With spring right around the corner, ‘tis the season to get ready for planting! One of the first steps towards growing your own garden is germinating your seeds. There are several ways to start seeds, whether it is with a paper towel, starter plugs, rockwool, or directly into soil or soilless medium. The process for sprouting seeds can vary from variety to variety. Some seeds even need to go through a “frost”, or winter, and may need to spend some time in the refrigerator in order to stimulate the germination process. Since there are so many types of plants that thrive in different climates, it is important to read the instructions on the package of seeds for the particular plant you are growing.
Some seeds do best when they are soaked in water prior to planting. This generally applies to large seeds or seeds with a hard seed coat. Here are some guidelines to follow when soaking your seeds:
- Soaking them helps to soften their shells and absorb moisture.
- Some growers choose to soak their seeds in actively-aerated compost tea.
- When soaking seeds, be careful not to leave them fully submerged in water for too long, or they can drown.
- Seeds need both air and oxygen for healthy germination.
- It’s a good idea to research the specific requirements of the varieties you are growing prior to starting your seeds.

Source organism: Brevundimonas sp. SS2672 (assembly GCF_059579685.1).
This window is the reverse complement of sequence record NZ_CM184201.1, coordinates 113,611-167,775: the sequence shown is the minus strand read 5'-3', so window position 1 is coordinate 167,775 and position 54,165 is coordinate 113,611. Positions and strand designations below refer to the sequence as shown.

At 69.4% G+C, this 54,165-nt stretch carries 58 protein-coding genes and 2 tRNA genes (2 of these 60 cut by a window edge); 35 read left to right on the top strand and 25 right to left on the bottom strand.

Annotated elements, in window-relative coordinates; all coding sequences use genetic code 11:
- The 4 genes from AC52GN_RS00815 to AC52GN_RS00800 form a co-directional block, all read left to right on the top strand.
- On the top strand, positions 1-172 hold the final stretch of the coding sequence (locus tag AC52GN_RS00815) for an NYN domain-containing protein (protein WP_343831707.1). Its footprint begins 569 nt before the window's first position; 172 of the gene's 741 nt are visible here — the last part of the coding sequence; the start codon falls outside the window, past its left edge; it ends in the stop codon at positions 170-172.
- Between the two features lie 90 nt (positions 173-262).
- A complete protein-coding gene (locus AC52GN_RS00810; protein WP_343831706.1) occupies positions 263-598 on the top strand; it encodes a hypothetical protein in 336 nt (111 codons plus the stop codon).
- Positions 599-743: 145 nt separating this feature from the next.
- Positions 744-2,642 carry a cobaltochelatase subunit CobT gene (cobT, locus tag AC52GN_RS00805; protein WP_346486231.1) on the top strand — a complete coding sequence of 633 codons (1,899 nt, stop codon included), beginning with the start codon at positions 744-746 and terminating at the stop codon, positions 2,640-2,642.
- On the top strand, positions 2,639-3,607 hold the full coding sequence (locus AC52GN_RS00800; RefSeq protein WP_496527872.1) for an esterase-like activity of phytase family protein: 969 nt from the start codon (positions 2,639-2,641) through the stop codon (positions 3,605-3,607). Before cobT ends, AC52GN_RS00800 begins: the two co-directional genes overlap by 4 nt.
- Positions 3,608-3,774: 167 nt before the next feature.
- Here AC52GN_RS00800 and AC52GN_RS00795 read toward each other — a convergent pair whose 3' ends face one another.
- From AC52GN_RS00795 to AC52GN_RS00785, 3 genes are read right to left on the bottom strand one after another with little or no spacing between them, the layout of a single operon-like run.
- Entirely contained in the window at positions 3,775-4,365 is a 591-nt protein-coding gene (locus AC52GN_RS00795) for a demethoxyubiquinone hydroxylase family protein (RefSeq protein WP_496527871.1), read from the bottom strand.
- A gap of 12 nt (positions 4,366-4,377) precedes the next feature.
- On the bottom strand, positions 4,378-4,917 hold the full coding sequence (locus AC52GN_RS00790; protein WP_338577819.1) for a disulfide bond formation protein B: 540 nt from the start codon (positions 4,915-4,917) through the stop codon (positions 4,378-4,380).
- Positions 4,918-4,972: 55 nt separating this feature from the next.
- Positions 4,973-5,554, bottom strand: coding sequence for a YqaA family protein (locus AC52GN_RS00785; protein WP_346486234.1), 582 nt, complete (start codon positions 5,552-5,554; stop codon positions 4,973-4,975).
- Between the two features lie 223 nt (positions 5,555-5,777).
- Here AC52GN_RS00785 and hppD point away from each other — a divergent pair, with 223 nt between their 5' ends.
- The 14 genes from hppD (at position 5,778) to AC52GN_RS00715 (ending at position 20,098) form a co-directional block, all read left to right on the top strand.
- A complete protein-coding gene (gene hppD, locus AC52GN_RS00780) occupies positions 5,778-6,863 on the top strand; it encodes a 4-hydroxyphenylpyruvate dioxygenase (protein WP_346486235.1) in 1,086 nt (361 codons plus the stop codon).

Whether or not you soak your seeds, the next step is to plant the seed into the desired growing media. Here are some tips to follow:
- Pre-soak the growing medium before sowing the seeds.
- Common growing media includes: peat based plugs such as Jiffy Preformas a.k.a Mad Farmer “Mad Roots”, rockwool, Oasis cubes, soil, and soilless media. Note: If using rockwool, make sure it is pre-soaked at a pH of 5.5 or treated with a rockwool soak before planting seeds into it.
- It is a good idea to use a cell tray with individual cubes so each seedling can root into its own cube without its roots getting tangled with the other seedling’s roots.
- Poke a hole into the medium with a pencil eraser and gently loosen it up.
- Carefully insert 1-2 seeds in each hole at approximately ¼” depth.
- Lightly covered the seed with a small amount of medium.
- Give the freshly planted seeds fresh purified water.
- You can use a mister to make sure the medium gets an even application of moisture.
- Be careful not too over water the seeds. Too much water can create a soggy environment that could kill the seeds.
- The media should always remain damp and never completely dry out.
Freshly planted seeds are like babies; they need to be pampered with plenty of love. You want to create ideal environmental conditions for newly planted seeds to ensure they take root. They will do best in a warm and moist environment. Here are some tips to follow:
- Once your seeds are planted in the desired media and given fresh water, place them under a clear plastic dome to retain optimal humidity.
- Place them under T-5 cool spectrum 6500 K fluorescent lighting.
- One 2’ foot strip light should be enough to start all the seeds in a standard 10”x20” tray.
- The light should be kept at a distance of 6”-12” above the surface of the tray.